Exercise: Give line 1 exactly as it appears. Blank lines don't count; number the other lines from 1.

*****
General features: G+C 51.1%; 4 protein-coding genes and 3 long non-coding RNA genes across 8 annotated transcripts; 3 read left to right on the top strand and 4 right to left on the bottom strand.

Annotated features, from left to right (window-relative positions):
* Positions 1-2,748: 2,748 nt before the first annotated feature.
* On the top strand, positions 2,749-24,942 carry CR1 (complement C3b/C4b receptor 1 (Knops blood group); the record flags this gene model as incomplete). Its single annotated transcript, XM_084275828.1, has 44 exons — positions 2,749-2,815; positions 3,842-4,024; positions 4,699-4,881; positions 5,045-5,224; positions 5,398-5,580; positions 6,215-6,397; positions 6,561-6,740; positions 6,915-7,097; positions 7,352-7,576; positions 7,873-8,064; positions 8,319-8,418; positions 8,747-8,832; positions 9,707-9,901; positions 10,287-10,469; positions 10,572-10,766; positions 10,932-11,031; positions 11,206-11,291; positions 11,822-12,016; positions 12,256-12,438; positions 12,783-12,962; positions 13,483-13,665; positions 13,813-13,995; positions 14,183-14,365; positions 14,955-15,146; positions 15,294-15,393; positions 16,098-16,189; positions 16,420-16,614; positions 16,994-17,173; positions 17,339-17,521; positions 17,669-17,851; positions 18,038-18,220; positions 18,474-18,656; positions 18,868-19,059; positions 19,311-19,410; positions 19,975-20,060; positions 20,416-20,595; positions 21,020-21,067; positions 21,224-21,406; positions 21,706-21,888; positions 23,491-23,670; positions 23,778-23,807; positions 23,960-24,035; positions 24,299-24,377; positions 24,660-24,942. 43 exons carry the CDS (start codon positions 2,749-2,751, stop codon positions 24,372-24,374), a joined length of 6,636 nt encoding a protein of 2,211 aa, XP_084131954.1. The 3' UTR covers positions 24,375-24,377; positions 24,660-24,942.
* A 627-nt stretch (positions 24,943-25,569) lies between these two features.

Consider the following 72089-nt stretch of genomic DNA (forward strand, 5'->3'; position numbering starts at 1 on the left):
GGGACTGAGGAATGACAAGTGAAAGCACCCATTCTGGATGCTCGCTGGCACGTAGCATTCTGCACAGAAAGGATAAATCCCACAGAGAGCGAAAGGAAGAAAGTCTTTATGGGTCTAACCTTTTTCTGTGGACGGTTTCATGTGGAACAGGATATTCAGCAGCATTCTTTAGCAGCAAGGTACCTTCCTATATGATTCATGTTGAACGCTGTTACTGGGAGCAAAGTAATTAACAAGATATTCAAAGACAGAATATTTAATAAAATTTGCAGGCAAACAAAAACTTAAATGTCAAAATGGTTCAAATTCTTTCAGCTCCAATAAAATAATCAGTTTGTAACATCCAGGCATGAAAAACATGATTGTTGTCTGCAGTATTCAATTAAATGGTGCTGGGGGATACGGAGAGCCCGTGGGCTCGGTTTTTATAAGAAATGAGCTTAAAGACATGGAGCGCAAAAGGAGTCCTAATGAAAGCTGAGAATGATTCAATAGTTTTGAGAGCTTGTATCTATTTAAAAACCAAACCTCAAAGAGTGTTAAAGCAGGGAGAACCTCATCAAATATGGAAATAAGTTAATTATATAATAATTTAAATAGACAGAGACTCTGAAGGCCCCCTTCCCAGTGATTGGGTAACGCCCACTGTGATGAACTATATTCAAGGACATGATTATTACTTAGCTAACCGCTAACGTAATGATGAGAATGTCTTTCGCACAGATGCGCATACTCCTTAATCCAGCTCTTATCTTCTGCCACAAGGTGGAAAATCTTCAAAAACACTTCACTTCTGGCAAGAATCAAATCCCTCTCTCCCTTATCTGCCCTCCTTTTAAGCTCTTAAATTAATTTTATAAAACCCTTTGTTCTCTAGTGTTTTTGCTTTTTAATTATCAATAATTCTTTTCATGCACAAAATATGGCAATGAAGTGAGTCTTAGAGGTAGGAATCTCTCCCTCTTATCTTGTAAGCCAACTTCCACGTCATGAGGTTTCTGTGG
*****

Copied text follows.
General features: G+C 51.1%; 4 protein-coding genes and 3 long non-coding RNA genes across 8 annotated transcripts; 3 read left to right on the top strand and 4 right to left on the bottom strand.